RALEIGH — The neighborhood near the Boylan Avenue Bridge in Raleigh is brightly painted by artists and darkened by vagrants.
The inner city community has gone through a rebirth in the past few years. Numerous art studios are part of that rejuvenation. However, a group of transients who hang out along the train tracks have made people who work there feel unsafe.
Despite sweltering mid-day heat, people gather beneath the Boylan Avenue Bridge. They smoke, drink, throw rocks, fight and litter.
Whatever commotion the group causes, they make people inside nearby art studios feel threatened.
"Last Saturday there was a fellow who appeared in our parking lot with his throat cut," artist Jack Barnes said.
Barnes says it is hard to work when you do not feel safe.
"It's a great hideaway for them to do whatever they want to do out of the public eye," Barnes said.
Raleigh police received 96 calls from the bridge area this year. Many were routine. There were 17 burglar alarms and 12 calls to investigate suspicious people. But, there were also calls concerning robbery, vandalism, alcohol violations and disturbances.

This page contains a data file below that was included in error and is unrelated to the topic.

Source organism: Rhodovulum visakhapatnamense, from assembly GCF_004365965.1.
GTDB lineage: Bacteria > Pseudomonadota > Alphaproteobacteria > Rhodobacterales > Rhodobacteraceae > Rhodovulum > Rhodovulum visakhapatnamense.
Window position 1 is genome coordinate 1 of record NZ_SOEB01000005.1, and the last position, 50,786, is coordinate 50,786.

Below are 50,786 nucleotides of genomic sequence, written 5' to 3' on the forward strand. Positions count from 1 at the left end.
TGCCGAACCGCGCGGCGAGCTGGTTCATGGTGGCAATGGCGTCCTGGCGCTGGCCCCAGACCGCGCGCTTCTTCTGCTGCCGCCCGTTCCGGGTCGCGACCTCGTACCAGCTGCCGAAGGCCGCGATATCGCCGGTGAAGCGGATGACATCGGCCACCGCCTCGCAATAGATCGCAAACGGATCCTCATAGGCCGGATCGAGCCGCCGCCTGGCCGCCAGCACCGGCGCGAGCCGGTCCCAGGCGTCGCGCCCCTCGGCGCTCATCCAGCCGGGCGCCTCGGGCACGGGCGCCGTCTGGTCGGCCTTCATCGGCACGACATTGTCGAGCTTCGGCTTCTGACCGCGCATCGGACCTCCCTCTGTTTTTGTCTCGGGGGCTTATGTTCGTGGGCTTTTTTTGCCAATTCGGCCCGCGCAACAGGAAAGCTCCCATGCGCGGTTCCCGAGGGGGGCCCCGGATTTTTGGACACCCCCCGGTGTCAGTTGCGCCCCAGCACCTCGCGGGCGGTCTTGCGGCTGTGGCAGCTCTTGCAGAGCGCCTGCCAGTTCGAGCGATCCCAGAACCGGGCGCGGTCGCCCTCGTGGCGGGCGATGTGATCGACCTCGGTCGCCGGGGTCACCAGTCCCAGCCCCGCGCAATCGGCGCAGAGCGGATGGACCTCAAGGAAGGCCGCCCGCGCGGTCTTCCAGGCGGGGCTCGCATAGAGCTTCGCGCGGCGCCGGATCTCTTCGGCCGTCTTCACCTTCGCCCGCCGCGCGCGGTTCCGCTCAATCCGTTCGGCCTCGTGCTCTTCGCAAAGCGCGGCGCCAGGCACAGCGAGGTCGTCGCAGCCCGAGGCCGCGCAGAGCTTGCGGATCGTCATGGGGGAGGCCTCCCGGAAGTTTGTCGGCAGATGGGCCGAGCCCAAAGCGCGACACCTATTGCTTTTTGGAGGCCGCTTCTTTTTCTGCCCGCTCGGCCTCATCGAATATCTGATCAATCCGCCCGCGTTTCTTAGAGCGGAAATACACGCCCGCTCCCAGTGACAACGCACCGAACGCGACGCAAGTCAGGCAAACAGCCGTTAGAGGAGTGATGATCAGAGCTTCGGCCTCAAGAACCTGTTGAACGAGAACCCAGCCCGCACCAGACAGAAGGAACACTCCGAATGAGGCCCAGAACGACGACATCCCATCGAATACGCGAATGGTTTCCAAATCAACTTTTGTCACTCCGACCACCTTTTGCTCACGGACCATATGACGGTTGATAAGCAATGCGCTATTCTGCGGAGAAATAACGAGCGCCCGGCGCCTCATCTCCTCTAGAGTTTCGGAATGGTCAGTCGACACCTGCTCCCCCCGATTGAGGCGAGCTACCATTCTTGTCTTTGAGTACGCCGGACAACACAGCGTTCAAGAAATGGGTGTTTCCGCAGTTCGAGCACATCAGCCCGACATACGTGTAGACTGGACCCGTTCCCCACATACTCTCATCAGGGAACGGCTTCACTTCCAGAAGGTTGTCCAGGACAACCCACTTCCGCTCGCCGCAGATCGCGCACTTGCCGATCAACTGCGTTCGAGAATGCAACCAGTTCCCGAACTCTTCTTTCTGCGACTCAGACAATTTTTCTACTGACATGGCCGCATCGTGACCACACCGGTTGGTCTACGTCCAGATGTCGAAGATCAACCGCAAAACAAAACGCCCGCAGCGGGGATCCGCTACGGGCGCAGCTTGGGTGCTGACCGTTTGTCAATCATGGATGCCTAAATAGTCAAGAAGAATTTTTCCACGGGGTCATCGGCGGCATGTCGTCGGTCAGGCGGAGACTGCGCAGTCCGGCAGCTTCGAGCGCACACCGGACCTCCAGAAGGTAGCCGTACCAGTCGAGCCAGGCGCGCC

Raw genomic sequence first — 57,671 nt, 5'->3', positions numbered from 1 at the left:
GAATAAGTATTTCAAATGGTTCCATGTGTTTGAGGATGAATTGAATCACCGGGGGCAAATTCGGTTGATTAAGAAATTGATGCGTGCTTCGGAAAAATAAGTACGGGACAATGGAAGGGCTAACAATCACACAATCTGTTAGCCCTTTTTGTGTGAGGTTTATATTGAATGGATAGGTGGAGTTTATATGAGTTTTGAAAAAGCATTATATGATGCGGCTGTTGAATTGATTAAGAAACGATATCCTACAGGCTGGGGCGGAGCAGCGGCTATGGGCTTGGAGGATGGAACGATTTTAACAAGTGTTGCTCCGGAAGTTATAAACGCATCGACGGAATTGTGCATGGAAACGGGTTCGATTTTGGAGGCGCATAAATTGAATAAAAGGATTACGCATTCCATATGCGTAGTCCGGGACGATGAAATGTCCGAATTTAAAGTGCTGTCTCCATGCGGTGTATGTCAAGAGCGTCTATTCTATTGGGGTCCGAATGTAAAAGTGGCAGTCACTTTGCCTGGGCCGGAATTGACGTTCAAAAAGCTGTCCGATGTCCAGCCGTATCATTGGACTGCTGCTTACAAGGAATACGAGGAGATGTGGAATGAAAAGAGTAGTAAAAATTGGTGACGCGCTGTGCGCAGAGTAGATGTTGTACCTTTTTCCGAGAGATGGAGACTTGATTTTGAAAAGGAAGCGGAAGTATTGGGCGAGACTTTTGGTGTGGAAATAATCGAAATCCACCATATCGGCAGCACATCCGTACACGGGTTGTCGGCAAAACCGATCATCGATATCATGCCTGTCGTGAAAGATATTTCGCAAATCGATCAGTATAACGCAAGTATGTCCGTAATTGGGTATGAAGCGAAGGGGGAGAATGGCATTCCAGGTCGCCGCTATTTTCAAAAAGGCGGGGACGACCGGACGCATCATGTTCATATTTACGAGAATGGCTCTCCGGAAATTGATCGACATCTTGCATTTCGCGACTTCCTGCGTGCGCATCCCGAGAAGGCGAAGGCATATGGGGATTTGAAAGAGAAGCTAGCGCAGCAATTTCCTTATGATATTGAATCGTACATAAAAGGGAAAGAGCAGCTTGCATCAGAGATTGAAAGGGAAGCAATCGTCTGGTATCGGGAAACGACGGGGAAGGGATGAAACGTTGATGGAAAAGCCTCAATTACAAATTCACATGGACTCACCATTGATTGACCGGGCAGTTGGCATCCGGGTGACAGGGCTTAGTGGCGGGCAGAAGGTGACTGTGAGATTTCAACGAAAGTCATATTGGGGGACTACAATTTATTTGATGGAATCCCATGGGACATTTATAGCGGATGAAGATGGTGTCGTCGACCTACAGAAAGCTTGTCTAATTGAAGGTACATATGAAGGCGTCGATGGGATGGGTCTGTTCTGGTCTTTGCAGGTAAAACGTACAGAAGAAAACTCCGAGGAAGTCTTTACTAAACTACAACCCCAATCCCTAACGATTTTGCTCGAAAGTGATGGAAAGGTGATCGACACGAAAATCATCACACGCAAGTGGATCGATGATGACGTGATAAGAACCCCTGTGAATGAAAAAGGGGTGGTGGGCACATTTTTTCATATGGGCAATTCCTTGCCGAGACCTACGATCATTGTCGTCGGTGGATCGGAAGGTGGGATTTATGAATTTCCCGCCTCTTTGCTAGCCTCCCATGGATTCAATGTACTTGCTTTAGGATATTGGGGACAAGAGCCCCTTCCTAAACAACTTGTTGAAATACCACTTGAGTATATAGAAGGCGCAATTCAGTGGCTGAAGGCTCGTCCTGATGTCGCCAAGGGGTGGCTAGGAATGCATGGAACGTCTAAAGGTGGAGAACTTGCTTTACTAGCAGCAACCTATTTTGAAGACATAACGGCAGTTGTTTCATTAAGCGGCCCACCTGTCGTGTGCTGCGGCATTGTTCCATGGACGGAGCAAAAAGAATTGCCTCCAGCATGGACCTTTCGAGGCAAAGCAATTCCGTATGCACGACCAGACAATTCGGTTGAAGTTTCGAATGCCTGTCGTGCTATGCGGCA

Police say they routinely move transients out of the area, but they always come back.
"We try and keep a police presence there to keep the problems down, but we can't stay down there 24 hours a day. We do the best we can," Raleigh Police Capt. D.A. Weingarten said.
"I hope we can improve this side of an already good community, because there's a really great community across our property line," Barnes said.
Police say the tracks are owned by the railroads, and they have the ultimate authority and responsibility to keep people away.
CSX railroad said that they have their own police force, but they do not patrol any one area on a regular basis.
The railroad says they give local police departments permission to handle problems on their property.